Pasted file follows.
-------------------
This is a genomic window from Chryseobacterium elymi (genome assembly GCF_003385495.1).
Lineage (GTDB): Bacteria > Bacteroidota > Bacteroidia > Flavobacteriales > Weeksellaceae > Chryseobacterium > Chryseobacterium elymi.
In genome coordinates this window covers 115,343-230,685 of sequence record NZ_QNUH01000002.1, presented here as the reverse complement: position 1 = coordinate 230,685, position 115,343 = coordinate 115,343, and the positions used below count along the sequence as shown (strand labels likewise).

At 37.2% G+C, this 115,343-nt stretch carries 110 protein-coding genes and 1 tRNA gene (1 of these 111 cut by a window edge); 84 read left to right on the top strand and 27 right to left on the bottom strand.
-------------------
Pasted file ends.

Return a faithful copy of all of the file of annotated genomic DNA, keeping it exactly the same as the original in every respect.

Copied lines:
This is a genomic window from Chryseobacterium elymi (genome assembly GCF_003385495.1).
Lineage (GTDB): Bacteria > Bacteroidota > Bacteroidia > Flavobacteriales > Weeksellaceae > Chryseobacterium > Chryseobacterium elymi.
In genome coordinates this window covers 115,343-230,685 of sequence record NZ_QNUH01000002.1, presented here as the reverse complement: position 1 = coordinate 230,685, position 115,343 = coordinate 115,343, and the positions used below count along the sequence as shown (strand labels likewise).

At 37.2% G+C, this 115,343-nt stretch carries 110 protein-coding genes and 1 tRNA gene (1 of these 111 cut by a window edge); 84 read left to right on the top strand and 27 right to left on the bottom strand.